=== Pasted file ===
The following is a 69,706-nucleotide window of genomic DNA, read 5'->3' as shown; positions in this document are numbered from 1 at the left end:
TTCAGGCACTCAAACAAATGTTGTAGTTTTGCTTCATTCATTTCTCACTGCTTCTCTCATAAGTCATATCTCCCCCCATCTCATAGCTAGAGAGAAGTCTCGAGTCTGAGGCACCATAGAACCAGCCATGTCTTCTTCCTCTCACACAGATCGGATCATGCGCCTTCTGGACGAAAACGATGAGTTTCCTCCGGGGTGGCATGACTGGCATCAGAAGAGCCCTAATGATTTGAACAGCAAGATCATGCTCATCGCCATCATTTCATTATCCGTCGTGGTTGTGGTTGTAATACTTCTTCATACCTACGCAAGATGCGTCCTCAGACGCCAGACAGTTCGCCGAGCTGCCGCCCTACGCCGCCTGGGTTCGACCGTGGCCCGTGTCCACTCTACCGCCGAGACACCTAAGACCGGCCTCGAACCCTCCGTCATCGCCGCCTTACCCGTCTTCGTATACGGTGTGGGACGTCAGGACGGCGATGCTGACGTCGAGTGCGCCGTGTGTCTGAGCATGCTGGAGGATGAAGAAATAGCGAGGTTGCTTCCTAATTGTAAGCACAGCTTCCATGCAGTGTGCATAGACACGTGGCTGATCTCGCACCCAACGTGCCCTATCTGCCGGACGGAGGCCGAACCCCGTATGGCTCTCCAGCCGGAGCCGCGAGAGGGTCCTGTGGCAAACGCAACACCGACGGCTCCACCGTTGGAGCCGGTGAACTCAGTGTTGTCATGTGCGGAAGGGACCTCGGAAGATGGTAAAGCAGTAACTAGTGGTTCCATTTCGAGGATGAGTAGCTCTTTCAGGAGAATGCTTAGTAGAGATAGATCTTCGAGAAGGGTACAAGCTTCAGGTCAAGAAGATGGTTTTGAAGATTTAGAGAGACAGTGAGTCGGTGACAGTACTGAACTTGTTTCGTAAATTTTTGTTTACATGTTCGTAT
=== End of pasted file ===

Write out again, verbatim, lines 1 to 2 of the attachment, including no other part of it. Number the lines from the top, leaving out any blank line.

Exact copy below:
The following is a 69,706-nucleotide window of genomic DNA, read 5'->3' as shown; positions in this document are numbered from 1 at the left end:
TTCAGGCACTCAAACAAATGTTGTAGTTTTGCTTCATTCATTTCTCACTGCTTCTCTCATAAGTCATATCTCCCCCCATCTCATAGCTAGAGAGAAGTCTCGAGTCTGAGGCACCATAGAACCAGCCATGTCTTCTTCCTCTCACACAGATCGGATCATGCGCCTTCTGGACGAAAACGATGAGTTTCCTCCGGGGTGGCATGACTGGCATCAGAAGAGCCCTAATGATTTGAACAGCAAGATCATGCTCATCGCCATCATTTCATTATCCGTCGTGGTTGTGGTTGTAATACTTCTTCATACCTACGCAAGATGCGTCCTCAGACGCCAGACAGTTCGCCGAGCTGCCGCCCTACGCCGCCTGGGTTCGACCGTGGCCCGTGTCCACTCTACCGCCGAGACACCTAAGACCGGCCTCGAACCCTCCGTCATCGCCGCCTTACCCGTCTTCGTATACGGTGTGGGACGTCAGGACGGCGATGCTGACGTCGAGTGCGCCGTGTGTCTGAGCATGCTGGAGGATGAAGAAATAGCGAGGTTGCTTCCTAATTGTAAGCACAGCTTCCATGCAGTGTGCATAGACACGTGGCTGATCTCGCACCCAACGTGCCCTATCTGCCGGACGGAGGCCGAACCCCGTATGGCTCTCCAGCCGGAGCCGCGAGAGGGTCCTGTGGCAAACGCAACACCGACGGCTCCACCGTTGGAGCCGGTGAACTCAGTGTTGTCATGTGCGGAAGGGACCTCGGAAGATGGTAAAGCAGTAACTAGTGGTTCCATTTCGAGGATGAGTAGCTCTTTCAGGAGAATGCTTAGTAGAGATAGATCTTCGAGAAGGGTACAAGCTTCAGGTCAAGAAGATGGTTTTGAAGATTTAGAGAGACAGTGAGTCGGTGACAGTACTGAACTTGTTTCGTAAATTTTTGTTTACATGTTCGTAT